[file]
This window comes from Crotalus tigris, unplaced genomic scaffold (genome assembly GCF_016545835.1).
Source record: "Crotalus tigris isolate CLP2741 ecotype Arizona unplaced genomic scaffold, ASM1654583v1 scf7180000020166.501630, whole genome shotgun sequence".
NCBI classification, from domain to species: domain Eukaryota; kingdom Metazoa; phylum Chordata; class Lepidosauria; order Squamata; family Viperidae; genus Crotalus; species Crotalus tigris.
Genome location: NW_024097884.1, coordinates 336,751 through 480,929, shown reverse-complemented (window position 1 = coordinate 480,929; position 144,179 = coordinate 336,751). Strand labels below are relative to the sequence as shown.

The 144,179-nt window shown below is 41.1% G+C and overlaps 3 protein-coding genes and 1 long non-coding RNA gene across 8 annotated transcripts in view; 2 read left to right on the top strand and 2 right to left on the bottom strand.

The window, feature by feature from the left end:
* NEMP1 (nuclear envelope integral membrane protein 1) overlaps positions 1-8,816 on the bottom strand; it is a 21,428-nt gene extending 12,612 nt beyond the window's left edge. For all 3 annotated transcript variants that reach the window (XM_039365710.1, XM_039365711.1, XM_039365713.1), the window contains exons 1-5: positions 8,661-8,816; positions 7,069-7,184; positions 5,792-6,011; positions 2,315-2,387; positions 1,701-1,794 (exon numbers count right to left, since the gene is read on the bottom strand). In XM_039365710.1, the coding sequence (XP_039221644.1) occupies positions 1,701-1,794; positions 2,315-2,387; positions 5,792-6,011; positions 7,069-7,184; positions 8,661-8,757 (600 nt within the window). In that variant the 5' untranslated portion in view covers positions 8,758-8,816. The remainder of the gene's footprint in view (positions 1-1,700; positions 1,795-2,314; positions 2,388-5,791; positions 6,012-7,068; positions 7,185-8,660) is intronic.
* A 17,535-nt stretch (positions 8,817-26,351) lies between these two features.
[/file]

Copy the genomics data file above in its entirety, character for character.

This window comes from Crotalus tigris, unplaced genomic scaffold (genome assembly GCF_016545835.1).
Source record: "Crotalus tigris isolate CLP2741 ecotype Arizona unplaced genomic scaffold, ASM1654583v1 scf7180000020166.501630, whole genome shotgun sequence".
NCBI classification, from domain to species: domain Eukaryota; kingdom Metazoa; phylum Chordata; class Lepidosauria; order Squamata; family Viperidae; genus Crotalus; species Crotalus tigris.
Genome location: NW_024097884.1, coordinates 336,751 through 480,929, shown reverse-complemented (window position 1 = coordinate 480,929; position 144,179 = coordinate 336,751). Strand labels below are relative to the sequence as shown.

The 144,179-nt window shown below is 41.1% G+C and overlaps 3 protein-coding genes and 1 long non-coding RNA gene across 8 annotated transcripts in view; 2 read left to right on the top strand and 2 right to left on the bottom strand.

The window, feature by feature from the left end:
* NEMP1 (nuclear envelope integral membrane protein 1) overlaps positions 1-8,816 on the bottom strand; it is a 21,428-nt gene extending 12,612 nt beyond the window's left edge. For all 3 annotated transcript variants that reach the window (XM_039365710.1, XM_039365711.1, XM_039365713.1), the window contains exons 1-5: positions 8,661-8,816; positions 7,069-7,184; positions 5,792-6,011; positions 2,315-2,387; positions 1,701-1,794 (exon numbers count right to left, since the gene is read on the bottom strand). In XM_039365710.1, the coding sequence (XP_039221644.1) occupies positions 1,701-1,794; positions 2,315-2,387; positions 5,792-6,011; positions 7,069-7,184; positions 8,661-8,757 (600 nt within the window). In that variant the 5' untranslated portion in view covers positions 8,758-8,816. The remainder of the gene's footprint in view (positions 1-1,700; positions 1,795-2,314; positions 2,388-5,791; positions 6,012-7,068; positions 7,185-8,660) is intronic.
* A 17,535-nt stretch (positions 8,817-26,351) lies between these two features.